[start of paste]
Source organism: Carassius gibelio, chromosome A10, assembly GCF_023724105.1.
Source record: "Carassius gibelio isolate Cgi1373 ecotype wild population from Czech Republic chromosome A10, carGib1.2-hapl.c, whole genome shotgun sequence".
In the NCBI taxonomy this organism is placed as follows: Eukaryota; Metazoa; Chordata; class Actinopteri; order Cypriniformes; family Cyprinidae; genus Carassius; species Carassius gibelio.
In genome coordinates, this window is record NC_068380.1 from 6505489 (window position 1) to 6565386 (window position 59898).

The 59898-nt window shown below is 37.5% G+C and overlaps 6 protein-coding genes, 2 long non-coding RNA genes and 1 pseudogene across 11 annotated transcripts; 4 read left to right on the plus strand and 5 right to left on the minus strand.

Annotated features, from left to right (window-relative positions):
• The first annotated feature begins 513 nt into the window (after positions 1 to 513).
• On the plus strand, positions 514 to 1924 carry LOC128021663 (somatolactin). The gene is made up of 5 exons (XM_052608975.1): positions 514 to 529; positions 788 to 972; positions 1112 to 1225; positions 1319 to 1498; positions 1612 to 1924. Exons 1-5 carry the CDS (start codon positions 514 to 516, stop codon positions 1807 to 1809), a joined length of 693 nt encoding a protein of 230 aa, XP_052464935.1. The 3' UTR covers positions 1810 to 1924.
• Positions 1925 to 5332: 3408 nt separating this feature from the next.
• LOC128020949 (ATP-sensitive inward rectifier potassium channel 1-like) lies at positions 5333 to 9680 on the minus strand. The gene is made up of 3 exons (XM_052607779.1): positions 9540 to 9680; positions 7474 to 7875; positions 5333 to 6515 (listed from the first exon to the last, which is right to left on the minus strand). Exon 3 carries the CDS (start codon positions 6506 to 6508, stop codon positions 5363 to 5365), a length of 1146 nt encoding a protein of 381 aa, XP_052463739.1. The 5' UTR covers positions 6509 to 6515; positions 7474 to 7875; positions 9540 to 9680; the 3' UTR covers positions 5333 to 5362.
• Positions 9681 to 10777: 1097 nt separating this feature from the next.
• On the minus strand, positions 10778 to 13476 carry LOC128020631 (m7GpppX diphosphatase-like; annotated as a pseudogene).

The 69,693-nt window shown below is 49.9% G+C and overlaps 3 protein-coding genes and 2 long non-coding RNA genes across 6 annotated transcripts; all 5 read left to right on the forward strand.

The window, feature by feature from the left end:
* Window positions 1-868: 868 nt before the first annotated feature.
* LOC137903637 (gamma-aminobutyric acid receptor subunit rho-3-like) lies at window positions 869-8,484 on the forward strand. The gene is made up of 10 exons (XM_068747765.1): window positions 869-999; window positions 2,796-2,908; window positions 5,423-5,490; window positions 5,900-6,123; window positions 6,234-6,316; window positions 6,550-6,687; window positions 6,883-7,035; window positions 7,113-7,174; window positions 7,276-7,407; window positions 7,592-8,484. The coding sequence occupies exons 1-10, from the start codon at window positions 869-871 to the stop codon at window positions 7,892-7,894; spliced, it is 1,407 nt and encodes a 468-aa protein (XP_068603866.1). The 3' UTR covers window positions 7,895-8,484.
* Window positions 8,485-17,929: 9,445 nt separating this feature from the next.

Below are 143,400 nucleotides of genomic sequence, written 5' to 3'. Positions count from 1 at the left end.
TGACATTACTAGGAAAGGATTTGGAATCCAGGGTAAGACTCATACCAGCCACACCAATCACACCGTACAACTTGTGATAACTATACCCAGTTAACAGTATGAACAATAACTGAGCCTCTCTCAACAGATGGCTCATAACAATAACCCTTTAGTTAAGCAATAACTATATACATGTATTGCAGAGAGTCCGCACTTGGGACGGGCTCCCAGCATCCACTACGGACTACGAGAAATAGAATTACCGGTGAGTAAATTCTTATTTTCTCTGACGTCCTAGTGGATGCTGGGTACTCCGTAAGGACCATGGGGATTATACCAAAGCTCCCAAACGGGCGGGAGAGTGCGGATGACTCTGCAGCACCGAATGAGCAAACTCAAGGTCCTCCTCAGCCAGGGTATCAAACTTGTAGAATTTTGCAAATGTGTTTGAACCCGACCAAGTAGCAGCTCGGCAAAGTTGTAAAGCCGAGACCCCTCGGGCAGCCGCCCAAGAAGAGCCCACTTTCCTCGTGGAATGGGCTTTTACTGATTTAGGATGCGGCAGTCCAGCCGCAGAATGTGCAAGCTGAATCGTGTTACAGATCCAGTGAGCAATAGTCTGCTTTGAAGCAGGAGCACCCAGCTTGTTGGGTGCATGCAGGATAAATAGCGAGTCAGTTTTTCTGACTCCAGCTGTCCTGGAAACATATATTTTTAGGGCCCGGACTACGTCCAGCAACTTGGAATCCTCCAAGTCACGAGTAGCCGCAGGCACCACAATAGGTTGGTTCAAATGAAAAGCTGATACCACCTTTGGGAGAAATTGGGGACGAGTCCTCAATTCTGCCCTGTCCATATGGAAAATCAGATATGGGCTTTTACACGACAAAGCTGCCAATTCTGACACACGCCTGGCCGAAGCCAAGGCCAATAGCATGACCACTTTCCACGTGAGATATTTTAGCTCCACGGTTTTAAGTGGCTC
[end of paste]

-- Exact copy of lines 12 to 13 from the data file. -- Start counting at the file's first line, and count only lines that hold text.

• On the minus strand, positions 10778 to 13476 carry LOC128020631 (m7GpppX diphosphatase-like; annotated as a pseudogene).

The 69,693-nt window shown below is 49.9% G+C and overlaps 3 protein-coding genes and 2 long non-coding RNA genes across 6 annotated transcripts; all 5 read left to right on the forward strand.